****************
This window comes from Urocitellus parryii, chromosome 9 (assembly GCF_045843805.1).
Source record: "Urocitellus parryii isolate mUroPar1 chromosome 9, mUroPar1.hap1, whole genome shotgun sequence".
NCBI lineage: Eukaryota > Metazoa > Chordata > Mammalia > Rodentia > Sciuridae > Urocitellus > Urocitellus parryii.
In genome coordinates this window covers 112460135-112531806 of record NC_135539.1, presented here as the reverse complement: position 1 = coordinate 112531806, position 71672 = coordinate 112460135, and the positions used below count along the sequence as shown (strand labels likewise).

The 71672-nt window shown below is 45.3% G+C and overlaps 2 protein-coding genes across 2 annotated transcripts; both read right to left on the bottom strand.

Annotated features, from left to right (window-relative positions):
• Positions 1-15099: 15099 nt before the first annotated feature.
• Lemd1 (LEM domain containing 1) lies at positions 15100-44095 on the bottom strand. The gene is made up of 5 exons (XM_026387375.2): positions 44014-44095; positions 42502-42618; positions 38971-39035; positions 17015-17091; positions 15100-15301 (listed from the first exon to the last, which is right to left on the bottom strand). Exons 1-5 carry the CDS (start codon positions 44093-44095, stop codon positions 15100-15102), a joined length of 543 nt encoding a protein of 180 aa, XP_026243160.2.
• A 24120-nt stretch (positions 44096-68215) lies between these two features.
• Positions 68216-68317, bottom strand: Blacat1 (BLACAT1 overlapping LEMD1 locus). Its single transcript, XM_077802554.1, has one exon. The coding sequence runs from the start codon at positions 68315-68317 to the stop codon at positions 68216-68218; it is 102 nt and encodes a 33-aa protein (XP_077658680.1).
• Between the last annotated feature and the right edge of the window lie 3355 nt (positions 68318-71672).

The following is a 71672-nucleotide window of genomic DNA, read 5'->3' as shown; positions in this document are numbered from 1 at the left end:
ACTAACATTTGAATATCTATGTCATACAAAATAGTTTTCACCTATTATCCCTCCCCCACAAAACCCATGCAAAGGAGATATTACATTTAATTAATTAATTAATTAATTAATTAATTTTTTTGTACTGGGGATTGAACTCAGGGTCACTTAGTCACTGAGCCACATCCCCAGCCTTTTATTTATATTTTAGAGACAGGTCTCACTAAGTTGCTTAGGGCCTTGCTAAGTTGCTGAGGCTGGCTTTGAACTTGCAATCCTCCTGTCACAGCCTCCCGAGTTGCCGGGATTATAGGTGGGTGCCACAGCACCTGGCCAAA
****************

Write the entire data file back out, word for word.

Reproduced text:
This window comes from Urocitellus parryii, chromosome 9 (assembly GCF_045843805.1).
Source record: "Urocitellus parryii isolate mUroPar1 chromosome 9, mUroPar1.hap1, whole genome shotgun sequence".
NCBI lineage: Eukaryota > Metazoa > Chordata > Mammalia > Rodentia > Sciuridae > Urocitellus > Urocitellus parryii.
In genome coordinates this window covers 112460135-112531806 of record NC_135539.1, presented here as the reverse complement: position 1 = coordinate 112531806, position 71672 = coordinate 112460135, and the positions used below count along the sequence as shown (strand labels likewise).

The 71672-nt window shown below is 45.3% G+C and overlaps 2 protein-coding genes across 2 annotated transcripts; both read right to left on the bottom strand.

Annotated features, from left to right (window-relative positions):
• Positions 1-15099: 15099 nt before the first annotated feature.
• Lemd1 (LEM domain containing 1) lies at positions 15100-44095 on the bottom strand. The gene is made up of 5 exons (XM_026387375.2): positions 44014-44095; positions 42502-42618; positions 38971-39035; positions 17015-17091; positions 15100-15301 (listed from the first exon to the last, which is right to left on the bottom strand). Exons 1-5 carry the CDS (start codon positions 44093-44095, stop codon positions 15100-15102), a joined length of 543 nt encoding a protein of 180 aa, XP_026243160.2.
• A 24120-nt stretch (positions 44096-68215) lies between these two features.
• Positions 68216-68317, bottom strand: Blacat1 (BLACAT1 overlapping LEMD1 locus). Its single transcript, XM_077802554.1, has one exon. The coding sequence runs from the start codon at positions 68315-68317 to the stop codon at positions 68216-68218; it is 102 nt and encodes a 33-aa protein (XP_077658680.1).
• Between the last annotated feature and the right edge of the window lie 3355 nt (positions 68318-71672).

The following is a 71672-nucleotide window of genomic DNA, read 5'->3' as shown; positions in this document are numbered from 1 at the left end:
ACTAACATTTGAATATCTATGTCATACAAAATAGTTTTCACCTATTATCCCTCCCCCACAAAACCCATGCAAAGGAGATATTACATTTAATTAATTAATTAATTAATTAATTAATTTTTTTGTACTGGGGATTGAACTCAGGGTCACTTAGTCACTGAGCCACATCCCCAGCCTTTTATTTATATTTTAGAGACAGGTCTCACTAAGTTGCTTAGGGCCTTGCTAAGTTGCTGAGGCTGGCTTTGAACTTGCAATCCTCCTGTCACAGCCTCCCGAGTTGCCGGGATTATAGGTGGGTGCCACAGCACCTGGCCAAA